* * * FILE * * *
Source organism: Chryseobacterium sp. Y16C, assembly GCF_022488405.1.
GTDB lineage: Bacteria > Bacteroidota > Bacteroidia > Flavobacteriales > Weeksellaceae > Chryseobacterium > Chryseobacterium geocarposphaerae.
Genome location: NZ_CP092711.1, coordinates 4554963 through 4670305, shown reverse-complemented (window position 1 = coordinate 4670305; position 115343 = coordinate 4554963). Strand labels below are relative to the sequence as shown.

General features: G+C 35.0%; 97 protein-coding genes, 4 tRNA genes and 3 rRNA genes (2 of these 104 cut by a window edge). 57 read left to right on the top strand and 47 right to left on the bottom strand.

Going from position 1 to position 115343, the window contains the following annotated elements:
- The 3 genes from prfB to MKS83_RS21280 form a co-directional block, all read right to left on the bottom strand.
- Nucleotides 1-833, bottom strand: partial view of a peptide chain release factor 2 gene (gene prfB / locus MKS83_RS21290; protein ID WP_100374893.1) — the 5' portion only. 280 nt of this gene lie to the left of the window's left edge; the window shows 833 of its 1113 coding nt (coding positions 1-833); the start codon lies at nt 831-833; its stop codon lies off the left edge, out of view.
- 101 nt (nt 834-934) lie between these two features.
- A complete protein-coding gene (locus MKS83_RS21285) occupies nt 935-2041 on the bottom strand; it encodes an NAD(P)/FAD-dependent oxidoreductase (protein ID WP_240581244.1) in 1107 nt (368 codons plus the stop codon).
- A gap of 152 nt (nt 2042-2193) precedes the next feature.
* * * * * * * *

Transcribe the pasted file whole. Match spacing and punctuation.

Source organism: Chryseobacterium sp. Y16C, assembly GCF_022488405.1.
GTDB lineage: Bacteria > Bacteroidota > Bacteroidia > Flavobacteriales > Weeksellaceae > Chryseobacterium > Chryseobacterium geocarposphaerae.
Genome location: NZ_CP092711.1, coordinates 4554963 through 4670305, shown reverse-complemented (window position 1 = coordinate 4670305; position 115343 = coordinate 4554963). Strand labels below are relative to the sequence as shown.

General features: G+C 35.0%; 97 protein-coding genes, 4 tRNA genes and 3 rRNA genes (2 of these 104 cut by a window edge). 57 read left to right on the top strand and 47 right to left on the bottom strand.

Going from position 1 to position 115343, the window contains the following annotated elements:
- The 3 genes from prfB to MKS83_RS21280 form a co-directional block, all read right to left on the bottom strand.
- Nucleotides 1-833, bottom strand: partial view of a peptide chain release factor 2 gene (gene prfB / locus MKS83_RS21290; protein ID WP_100374893.1) — the 5' portion only. 280 nt of this gene lie to the left of the window's left edge; the window shows 833 of its 1113 coding nt (coding positions 1-833); the start codon lies at nt 831-833; its stop codon lies off the left edge, out of view.
- 101 nt (nt 834-934) lie between these two features.
- A complete protein-coding gene (locus MKS83_RS21285) occupies nt 935-2041 on the bottom strand; it encodes an NAD(P)/FAD-dependent oxidoreductase (protein ID WP_240581244.1) in 1107 nt (368 codons plus the stop codon).
- A gap of 152 nt (nt 2042-2193) precedes the next feature.